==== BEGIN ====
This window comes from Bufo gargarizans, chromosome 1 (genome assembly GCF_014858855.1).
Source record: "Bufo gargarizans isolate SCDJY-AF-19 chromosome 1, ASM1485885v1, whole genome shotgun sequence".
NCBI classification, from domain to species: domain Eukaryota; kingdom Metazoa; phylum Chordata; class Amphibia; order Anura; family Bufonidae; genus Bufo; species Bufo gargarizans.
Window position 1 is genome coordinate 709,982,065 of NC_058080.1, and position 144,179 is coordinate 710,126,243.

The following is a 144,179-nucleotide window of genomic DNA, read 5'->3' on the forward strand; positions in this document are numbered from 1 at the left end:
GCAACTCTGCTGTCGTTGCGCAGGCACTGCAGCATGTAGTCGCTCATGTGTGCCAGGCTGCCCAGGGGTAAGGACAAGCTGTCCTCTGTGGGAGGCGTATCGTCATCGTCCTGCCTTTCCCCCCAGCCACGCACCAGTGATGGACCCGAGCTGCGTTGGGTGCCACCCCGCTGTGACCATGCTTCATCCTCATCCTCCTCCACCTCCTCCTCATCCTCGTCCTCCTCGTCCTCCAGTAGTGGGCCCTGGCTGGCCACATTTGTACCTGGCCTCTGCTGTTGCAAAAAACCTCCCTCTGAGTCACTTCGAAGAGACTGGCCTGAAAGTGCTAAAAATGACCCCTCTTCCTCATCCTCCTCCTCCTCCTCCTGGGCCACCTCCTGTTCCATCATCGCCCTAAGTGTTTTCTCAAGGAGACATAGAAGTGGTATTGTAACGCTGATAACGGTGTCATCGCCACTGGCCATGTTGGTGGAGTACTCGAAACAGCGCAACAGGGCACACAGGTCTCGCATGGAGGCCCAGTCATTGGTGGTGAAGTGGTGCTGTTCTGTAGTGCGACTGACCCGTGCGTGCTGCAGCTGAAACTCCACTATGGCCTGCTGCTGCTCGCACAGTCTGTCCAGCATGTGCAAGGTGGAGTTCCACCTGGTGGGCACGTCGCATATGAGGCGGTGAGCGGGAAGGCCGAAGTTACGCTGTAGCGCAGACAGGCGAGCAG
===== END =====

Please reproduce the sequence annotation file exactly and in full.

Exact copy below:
This window comes from Bufo gargarizans, chromosome 1 (genome assembly GCF_014858855.1).
Source record: "Bufo gargarizans isolate SCDJY-AF-19 chromosome 1, ASM1485885v1, whole genome shotgun sequence".
NCBI classification, from domain to species: domain Eukaryota; kingdom Metazoa; phylum Chordata; class Amphibia; order Anura; family Bufonidae; genus Bufo; species Bufo gargarizans.
Window position 1 is genome coordinate 709,982,065 of NC_058080.1, and position 144,179 is coordinate 710,126,243.

The following is a 144,179-nucleotide window of genomic DNA, read 5'->3' on the forward strand; positions in this document are numbered from 1 at the left end:
GCAACTCTGCTGTCGTTGCGCAGGCACTGCAGCATGTAGTCGCTCATGTGTGCCAGGCTGCCCAGGGGTAAGGACAAGCTGTCCTCTGTGGGAGGCGTATCGTCATCGTCCTGCCTTTCCCCCCAGCCACGCACCAGTGATGGACCCGAGCTGCGTTGGGTGCCACCCCGCTGTGACCATGCTTCATCCTCATCCTCCTCCACCTCCTCCTCATCCTCGTCCTCCTCGTCCTCCAGTAGTGGGCCCTGGCTGGCCACATTTGTACCTGGCCTCTGCTGTTGCAAAAAACCTCCCTCTGAGTCACTTCGAAGAGACTGGCCTGAAAGTGCTAAAAATGACCCCTCTTCCTCATCCTCCTCCTCCTCCTCCTGGGCCACCTCCTGTTCCATCATCGCCCTAAGTGTTTTCTCAAGGAGACATAGAAGTGGTATTGTAACGCTGATAACGGTGTCATCGCCACTGGCCATGTTGGTGGAGTACTCGAAACAGCGCAACAGGGCACACAGGTCTCGCATGGAGGCCCAGTCATTGGTGGTGAAGTGGTGCTGTTCTGTAGTGCGACTGACCCGTGCGTGCTGCAGCTGAAACTCCACTATGGCCTGCTGCTGCTCGCACAGTCTGTCCAGCATGTGCAAGGTGGAGTTCCACCTGGTGGGCACGTCGCATATGAGGCGGTGAGCGGGAAGGCCGAAGTTACGCTGTAGCGCAGACAGGCGAGCAG